Contrary to popular opinion, a recent survey from the Thomson Reuters Foundation says that the New York City subway is the safest subway for women. In total, 6,555 women were surveyed across 16 of the largest world capitals, along with experts in gender equality and urban planning. In the end, New York ranked number one in terms of safety based on a variety of criterion, including physical harassment, safety at night, and public response to abuse. The latter criteria was based on a report that over half of New York women feel confident that someone will intervene if they're in trouble. Compare this to the fact that nine out of 10 women in Seoul, South Korea don't expect any help from fellow passengers, and perhaps the New York subway system lives up to this honor after all.
Unfortunately, the fact remains that 34 percent of the New York women interviewed for the survey reported having experienced some sort of verbal abuse on the subway. Of course, this could be attributed to the nature of the subway system in general, where hundreds of citizens are crowded together in a confined underground space. Although it's disheartening to hear that so many women have encountered instances of verbal harassment in New York, it's hard to believe that any form of transportation could protect against this form of abuse (this would require changing the greater climate of street harassment).
In fact, there's reason to believe that New York actually promotes a sense of chivalry in its transportation systems. According to the New York Times, "New York’s gentlemen do live up to cultural expectations regarding giving up seats to ladies and children," so whether you like when men give up their seats for you or think it's dated and sexist, there's that.
The Thomson Reuters survey also reported that the New York subway has a strong police presence, which includes closed-circuit TVs and emergency-communication kiosks. In addition, the MTA recently ordered 940 new subway cars that are equipped with cameras as an added safety precaution. In contrast, Delhi (which has the fourth most dangerous subway system) has had to construct women-only compartments on their trains in response to multiple reports of sexual harassment. One finds a similar climate in Mexico City, where six out of 10 women have reported being groped on the subway.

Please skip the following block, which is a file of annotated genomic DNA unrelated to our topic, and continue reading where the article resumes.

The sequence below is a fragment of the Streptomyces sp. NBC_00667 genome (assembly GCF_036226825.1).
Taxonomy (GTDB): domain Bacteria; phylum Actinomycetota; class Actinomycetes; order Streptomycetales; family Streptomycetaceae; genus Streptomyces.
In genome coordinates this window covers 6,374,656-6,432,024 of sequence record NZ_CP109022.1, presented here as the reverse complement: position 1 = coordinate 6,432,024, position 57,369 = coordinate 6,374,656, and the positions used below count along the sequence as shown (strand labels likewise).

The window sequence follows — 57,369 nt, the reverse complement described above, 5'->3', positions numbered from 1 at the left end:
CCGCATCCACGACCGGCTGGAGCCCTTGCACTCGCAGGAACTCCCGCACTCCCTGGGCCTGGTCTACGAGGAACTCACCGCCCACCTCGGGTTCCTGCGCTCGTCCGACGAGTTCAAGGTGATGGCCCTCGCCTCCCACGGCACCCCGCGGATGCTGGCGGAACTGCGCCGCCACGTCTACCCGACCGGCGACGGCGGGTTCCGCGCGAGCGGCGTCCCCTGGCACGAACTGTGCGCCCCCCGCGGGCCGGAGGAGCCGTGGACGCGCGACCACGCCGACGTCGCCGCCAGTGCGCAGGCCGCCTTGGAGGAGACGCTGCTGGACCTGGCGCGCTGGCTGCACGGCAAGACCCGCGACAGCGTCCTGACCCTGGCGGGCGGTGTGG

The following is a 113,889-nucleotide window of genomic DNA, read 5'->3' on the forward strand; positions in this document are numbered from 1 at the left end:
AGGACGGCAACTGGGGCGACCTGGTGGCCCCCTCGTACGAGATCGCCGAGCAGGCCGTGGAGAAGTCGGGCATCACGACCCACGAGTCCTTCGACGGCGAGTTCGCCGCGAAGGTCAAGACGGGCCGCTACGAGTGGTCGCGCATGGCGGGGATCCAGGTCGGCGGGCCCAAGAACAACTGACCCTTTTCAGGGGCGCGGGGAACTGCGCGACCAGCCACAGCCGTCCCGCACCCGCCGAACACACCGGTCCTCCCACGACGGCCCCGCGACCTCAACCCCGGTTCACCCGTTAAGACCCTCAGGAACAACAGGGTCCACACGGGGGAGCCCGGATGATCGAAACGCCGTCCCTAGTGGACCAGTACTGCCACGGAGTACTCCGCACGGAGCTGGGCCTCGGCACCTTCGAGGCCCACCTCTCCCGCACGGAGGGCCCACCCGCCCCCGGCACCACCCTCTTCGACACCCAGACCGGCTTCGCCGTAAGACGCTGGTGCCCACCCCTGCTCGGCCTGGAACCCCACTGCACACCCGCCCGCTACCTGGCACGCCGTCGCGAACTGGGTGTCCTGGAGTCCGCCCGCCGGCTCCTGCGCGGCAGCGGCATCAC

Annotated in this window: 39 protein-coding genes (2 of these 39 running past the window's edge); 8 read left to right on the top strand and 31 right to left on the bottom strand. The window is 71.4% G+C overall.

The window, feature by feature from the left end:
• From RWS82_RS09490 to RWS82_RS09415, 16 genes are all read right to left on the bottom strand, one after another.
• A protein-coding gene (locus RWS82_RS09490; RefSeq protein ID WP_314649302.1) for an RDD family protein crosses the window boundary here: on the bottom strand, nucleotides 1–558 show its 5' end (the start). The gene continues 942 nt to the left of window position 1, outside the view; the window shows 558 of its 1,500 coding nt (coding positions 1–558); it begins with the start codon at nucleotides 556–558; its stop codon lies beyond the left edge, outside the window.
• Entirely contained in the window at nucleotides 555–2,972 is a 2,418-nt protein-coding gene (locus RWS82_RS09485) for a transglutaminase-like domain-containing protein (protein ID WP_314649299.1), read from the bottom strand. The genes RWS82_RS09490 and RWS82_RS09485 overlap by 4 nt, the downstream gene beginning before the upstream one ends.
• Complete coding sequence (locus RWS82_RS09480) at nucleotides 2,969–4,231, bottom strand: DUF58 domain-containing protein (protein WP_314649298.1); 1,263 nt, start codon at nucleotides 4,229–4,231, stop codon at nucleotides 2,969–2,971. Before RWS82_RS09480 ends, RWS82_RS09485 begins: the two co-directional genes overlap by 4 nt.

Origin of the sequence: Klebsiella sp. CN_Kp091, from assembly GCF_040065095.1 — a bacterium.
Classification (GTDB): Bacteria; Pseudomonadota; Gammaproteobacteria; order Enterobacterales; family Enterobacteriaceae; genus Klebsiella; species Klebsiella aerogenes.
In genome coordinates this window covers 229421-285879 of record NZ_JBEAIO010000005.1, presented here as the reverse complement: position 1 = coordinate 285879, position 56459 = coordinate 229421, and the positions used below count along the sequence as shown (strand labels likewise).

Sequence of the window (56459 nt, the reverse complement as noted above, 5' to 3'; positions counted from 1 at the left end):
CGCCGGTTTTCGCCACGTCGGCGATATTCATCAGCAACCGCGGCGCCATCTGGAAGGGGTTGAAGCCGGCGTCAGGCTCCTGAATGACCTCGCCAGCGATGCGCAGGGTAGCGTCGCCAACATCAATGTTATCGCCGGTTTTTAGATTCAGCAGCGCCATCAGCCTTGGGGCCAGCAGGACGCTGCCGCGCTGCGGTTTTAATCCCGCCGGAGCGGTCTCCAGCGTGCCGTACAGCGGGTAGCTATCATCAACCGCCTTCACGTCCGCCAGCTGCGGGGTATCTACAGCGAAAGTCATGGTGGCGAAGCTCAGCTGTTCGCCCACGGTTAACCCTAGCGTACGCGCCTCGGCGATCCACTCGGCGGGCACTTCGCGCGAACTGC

According to the study, however, no city is worse than Bogotá, Colombia. In an interview with Al Jazeera America, domestic worker Beatriz Rodriguez describes her experience with riding the Bogotá's subway system:
Public transport is a nightmare. Mobile phones are frequently stolen, and you can be a victim of harassment as I've been. [...] At first I thought what I felt against my back was a bag, but when I turned around, I realized it was a man rubbing up against me, exposing himself. It's disgusting to have to face this on your way to work.
While these incidents certainly aren't absent from other subway systems around the world, this type of behavior appears to be par for the course in Bogotá.
All of this information makes one appreciate the efforts of New York City and the MTA to ensure the safety of such a heavily populated area. Still, I'm curious to know whether a survey of subway systems in cities like Boston or Washington D.C. would yield more impressive results. According to a US News report from a few years back, however, New York still outranked both of these cities in terms of safety. In fact, New York was named the number two safest city for public transportation in U.S., coming in just behind Denver, CO.
Despite popular criticism, therefore, that the New York subway system is dark, crowded, etc., the data seems to suggest that it's one of the best in the world. Whether or not you agree with these statistics, they should at the very least cause us to consider the things we might take for granted when using public transportation, like the number of authorities available or the cameras installed for our protection. And while even New York City could do more to ward against things like sexual harassment, I for one am thankful to live in a nation whose central hub prioritizes the safety of its citizens.
Images: Steven Pisano/Flickr